Suren Nalbandyan

Suren Nalbandyan (Armenian: Սուրեն Նալբանդյան, born June 3, 1956) is a former Soviet Armenian Greco-Roman wrestler. He is a five-time Soviet Champion, European Champion and Olympic Champion. He was awarded the Honoured Master of Sports of the USSR and USSR Badge of Honor titles in 1976.[1]

Suren Nalbandyan
Personal information
Born (1956-06-03) 3 June 1956 (age 65)
Geghard, Armenian SSR, Soviet Union
Height1.63 m (5 ft 4 in)
Weight68 kg (150 lb)
ClubVS Astrakhan
VS Rostov-on-Don
Coached byG. Sapunow
Vladimir Fomin
Medal record
Representing  Soviet Union
Men's Greco-Roman Wrestling
Olympic Games
Gold medal – first place 1976 Montreal 68 kg
European Championships
Bronze medal – third place 1976 Leningrad 62 kg
Gold medal – first place 1977 Bursa 68 kg

Early lifeEdit

Suren was born in the village of Geghard in the Abovyan region of the Armenian SSR. In 1964, his family moved to Astrakhan, where, in 1969, he began to compete in Greco-Roman wrestling under the leadership of Honored Coach of the RSFSR, Vladimir Fomin. He won the USSR Championship in 1972 and 1974 among junior.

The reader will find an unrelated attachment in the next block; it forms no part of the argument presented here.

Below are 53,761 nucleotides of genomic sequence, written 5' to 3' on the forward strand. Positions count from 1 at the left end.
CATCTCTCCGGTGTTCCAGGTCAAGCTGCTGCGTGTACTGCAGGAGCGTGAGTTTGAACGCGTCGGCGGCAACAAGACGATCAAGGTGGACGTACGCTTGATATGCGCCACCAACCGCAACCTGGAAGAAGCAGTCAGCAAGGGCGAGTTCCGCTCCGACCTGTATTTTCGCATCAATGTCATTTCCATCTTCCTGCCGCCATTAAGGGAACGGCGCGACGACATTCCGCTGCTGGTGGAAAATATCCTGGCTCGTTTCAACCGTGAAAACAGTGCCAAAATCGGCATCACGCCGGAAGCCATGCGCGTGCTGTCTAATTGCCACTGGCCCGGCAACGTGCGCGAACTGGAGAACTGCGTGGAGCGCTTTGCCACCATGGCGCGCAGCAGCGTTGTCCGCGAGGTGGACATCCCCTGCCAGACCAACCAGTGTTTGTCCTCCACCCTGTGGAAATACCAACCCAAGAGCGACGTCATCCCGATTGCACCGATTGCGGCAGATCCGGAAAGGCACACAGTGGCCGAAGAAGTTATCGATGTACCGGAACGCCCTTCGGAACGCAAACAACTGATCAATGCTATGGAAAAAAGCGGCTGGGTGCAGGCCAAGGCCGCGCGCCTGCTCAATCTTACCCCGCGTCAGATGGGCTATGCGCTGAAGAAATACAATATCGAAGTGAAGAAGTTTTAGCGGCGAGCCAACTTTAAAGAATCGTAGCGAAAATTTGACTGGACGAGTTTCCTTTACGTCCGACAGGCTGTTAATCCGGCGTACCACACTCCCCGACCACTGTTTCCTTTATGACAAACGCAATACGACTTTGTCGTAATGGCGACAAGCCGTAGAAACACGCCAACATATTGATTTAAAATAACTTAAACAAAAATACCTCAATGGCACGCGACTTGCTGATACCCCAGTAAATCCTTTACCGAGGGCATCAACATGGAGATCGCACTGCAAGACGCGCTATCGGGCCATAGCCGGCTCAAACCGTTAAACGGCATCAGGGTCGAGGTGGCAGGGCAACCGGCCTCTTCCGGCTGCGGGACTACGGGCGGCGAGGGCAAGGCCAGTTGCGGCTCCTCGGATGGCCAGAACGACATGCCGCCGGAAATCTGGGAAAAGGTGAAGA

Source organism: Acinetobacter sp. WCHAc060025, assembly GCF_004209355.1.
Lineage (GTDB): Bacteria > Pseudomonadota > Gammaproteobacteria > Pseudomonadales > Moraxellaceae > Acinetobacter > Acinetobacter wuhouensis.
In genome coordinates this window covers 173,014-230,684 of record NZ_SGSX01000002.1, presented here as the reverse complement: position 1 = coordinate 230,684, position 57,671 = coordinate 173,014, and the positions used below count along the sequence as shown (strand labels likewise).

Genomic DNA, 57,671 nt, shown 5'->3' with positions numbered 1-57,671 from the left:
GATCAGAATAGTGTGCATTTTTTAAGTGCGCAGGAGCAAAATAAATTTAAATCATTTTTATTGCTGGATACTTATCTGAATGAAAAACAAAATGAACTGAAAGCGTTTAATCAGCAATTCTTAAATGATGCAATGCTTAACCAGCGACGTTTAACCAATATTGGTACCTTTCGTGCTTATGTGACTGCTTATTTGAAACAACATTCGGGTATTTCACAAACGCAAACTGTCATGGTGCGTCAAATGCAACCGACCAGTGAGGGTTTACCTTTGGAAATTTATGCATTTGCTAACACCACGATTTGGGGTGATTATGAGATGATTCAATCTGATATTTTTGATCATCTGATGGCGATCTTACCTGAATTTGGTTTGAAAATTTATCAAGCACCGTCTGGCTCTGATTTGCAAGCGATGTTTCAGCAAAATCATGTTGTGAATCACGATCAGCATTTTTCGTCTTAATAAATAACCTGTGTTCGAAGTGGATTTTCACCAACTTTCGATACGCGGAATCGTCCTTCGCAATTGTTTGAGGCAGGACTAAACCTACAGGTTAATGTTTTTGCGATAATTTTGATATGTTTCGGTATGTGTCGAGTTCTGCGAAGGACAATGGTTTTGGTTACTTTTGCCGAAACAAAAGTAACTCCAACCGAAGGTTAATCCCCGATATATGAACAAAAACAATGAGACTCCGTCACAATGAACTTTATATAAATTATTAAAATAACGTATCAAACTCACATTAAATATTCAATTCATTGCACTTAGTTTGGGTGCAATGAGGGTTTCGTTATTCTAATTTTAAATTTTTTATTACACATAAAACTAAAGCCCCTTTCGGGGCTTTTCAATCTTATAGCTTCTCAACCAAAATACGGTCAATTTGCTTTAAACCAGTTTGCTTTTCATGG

In 1975, Nalbandyan won the USSR Championship as a senior and won a gold medal at the Junior World Championship. In 1976, he won the Championship of the Soviet Union again and became a member of the USSR national Greco-Roman wrestling team.

Nalbandyan won a bronze medal at the 1976 European Wrestling Championships. Shortly afterward, he was chosen to participate at the 1976 Summer Olympics in Montreal. Nalbandyan won an Olympic gold medal. He became the first Armenian wrestler to become an Olympic Champion. The following year, he became the Champion of the USSR again and won a gold medal at the 1977 European Wrestling Championships. He was a member of the Soviet team at the 1980 Summer Olympics in Moscow, but came in fourth place and was unable to win a medal. Nalbandyan then completed his wrestling career.

He was never called up to compete at the World Wrestling Championships despite winning the Soviet Championships five times.

Later, Nalbandyan began coaching. He developed a scientific approach to the general physical, power and speed training of young wrestlers.


  1. ^ Налбандян Сурен Рубенович (in Russian). Retrieved 26 January 2013.

External linksEdit